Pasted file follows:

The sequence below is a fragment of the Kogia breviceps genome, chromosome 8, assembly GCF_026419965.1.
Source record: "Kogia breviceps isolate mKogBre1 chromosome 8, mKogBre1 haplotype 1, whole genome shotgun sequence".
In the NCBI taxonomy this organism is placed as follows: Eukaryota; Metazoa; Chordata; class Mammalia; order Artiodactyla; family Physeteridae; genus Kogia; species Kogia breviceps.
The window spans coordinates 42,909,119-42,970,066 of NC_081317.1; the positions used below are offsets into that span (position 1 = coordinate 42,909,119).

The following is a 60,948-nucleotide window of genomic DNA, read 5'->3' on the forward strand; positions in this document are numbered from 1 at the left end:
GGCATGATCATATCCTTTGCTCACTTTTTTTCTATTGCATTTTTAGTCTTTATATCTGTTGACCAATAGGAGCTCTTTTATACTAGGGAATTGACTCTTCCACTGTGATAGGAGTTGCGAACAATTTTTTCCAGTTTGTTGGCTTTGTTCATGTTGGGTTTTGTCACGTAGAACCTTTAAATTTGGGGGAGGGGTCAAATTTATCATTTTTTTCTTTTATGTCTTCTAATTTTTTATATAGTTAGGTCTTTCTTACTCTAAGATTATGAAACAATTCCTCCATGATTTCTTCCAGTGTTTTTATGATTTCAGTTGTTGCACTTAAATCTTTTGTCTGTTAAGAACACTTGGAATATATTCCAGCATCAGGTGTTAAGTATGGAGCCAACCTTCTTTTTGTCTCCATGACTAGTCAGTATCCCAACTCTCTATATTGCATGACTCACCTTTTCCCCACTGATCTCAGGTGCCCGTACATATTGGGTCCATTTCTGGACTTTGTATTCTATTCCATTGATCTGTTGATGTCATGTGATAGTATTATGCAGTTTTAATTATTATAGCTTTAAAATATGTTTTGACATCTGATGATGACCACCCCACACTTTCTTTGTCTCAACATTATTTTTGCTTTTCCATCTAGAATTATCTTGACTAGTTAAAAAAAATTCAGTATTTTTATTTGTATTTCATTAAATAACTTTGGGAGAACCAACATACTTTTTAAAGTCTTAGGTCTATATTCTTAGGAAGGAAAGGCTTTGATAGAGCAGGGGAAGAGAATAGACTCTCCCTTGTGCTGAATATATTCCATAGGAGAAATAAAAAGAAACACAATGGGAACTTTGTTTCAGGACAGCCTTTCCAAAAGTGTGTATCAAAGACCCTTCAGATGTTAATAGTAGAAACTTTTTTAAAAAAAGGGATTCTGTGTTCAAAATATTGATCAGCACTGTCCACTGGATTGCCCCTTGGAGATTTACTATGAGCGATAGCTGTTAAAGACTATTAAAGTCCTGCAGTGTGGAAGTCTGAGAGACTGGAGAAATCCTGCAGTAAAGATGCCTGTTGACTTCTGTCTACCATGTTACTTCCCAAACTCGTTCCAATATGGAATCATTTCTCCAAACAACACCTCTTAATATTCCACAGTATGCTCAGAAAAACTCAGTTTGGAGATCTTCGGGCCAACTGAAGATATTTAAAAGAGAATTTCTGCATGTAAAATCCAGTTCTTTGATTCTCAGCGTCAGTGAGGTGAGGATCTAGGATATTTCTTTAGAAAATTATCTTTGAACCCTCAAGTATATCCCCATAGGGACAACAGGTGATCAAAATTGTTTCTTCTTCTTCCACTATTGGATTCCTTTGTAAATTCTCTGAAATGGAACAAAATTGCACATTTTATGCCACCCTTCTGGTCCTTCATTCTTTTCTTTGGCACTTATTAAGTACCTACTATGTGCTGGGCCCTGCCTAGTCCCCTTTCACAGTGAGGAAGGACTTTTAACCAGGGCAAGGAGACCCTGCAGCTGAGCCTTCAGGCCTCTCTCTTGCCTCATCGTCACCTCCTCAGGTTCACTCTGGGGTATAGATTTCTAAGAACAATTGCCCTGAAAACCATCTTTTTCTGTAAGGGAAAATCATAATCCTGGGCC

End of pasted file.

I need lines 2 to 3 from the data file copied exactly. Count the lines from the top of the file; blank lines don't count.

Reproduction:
Source record: "Kogia breviceps isolate mKogBre1 chromosome 8, mKogBre1 haplotype 1, whole genome shotgun sequence".
In the NCBI taxonomy this organism is placed as follows: Eukaryota; Metazoa; Chordata; class Mammalia; order Artiodactyla; family Physeteridae; genus Kogia; species Kogia breviceps.